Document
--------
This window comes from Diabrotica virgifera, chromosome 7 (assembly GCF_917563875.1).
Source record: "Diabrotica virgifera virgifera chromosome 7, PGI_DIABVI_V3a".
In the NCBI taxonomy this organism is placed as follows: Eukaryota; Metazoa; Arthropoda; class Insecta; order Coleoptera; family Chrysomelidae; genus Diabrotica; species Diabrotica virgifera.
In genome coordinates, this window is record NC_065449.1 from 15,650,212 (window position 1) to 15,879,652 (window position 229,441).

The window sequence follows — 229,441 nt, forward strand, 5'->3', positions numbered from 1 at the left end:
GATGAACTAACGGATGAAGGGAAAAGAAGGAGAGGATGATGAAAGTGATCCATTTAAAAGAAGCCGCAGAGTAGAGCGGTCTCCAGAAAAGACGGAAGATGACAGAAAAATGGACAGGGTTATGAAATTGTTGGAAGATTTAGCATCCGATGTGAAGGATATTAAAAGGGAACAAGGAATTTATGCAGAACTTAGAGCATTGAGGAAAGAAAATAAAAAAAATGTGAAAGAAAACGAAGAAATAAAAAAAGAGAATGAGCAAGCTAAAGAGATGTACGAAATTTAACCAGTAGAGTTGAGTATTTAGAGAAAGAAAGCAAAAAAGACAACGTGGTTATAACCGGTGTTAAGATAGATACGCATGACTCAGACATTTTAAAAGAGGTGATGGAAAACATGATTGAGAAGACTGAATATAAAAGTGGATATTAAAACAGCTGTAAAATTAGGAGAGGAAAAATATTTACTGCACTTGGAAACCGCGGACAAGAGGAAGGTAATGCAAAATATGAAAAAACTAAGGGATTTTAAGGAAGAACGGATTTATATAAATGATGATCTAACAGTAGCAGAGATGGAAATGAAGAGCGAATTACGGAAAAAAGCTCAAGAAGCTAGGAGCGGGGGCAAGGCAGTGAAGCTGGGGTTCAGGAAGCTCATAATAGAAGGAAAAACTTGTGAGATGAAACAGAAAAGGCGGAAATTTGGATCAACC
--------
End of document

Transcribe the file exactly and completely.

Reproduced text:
This window comes from Diabrotica virgifera, chromosome 7 (assembly GCF_917563875.1).
Source record: "Diabrotica virgifera virgifera chromosome 7, PGI_DIABVI_V3a".
In the NCBI taxonomy this organism is placed as follows: Eukaryota; Metazoa; Arthropoda; class Insecta; order Coleoptera; family Chrysomelidae; genus Diabrotica; species Diabrotica virgifera.
In genome coordinates, this window is record NC_065449.1 from 15,650,212 (window position 1) to 15,879,652 (window position 229,441).

The window sequence follows — 229,441 nt, forward strand, 5'->3', positions numbered from 1 at the left end:
GATGAACTAACGGATGAAGGGAAAAGAAGGAGAGGATGATGAAAGTGATCCATTTAAAAGAAGCCGCAGAGTAGAGCGGTCTCCAGAAAAGACGGAAGATGACAGAAAAATGGACAGGGTTATGAAATTGTTGGAAGATTTAGCATCCGATGTGAAGGATATTAAAAGGGAACAAGGAATTTATGCAGAACTTAGAGCATTGAGGAAAGAAAATAAAAAAAATGTGAAAGAAAACGAAGAAATAAAAAAAGAGAATGAGCAAGCTAAAGAGATGTACGAAATTTAACCAGTAGAGTTGAGTATTTAGAGAAAGAAAGCAAAAAAGACAACGTGGTTATAACCGGTGTTAAGATAGATACGCATGACTCAGACATTTTAAAAGAGGTGATGGAAAACATGATTGAGAAGACTGAATATAAAAGTGGATATTAAAACAGCTGTAAAATTAGGAGAGGAAAAATATTTACTGCACTTGGAAACCGCGGACAAGAGGAAGGTAATGCAAAATATGAAAAAACTAAGGGATTTTAAGGAAGAACGGATTTATATAAATGATGATCTAACAGTAGCAGAGATGGAAATGAAGAGCGAATTACGGAAAAAAGCTCAAGAAGCTAGGAGCGGGGGCAAGGCAGTGAAGCTGGGGTTCAGGAAGCTCATAATAGAAGGAAAAACTTGTGAGATGAAACAGAAAAGGCGGAAATTTGGATCAACC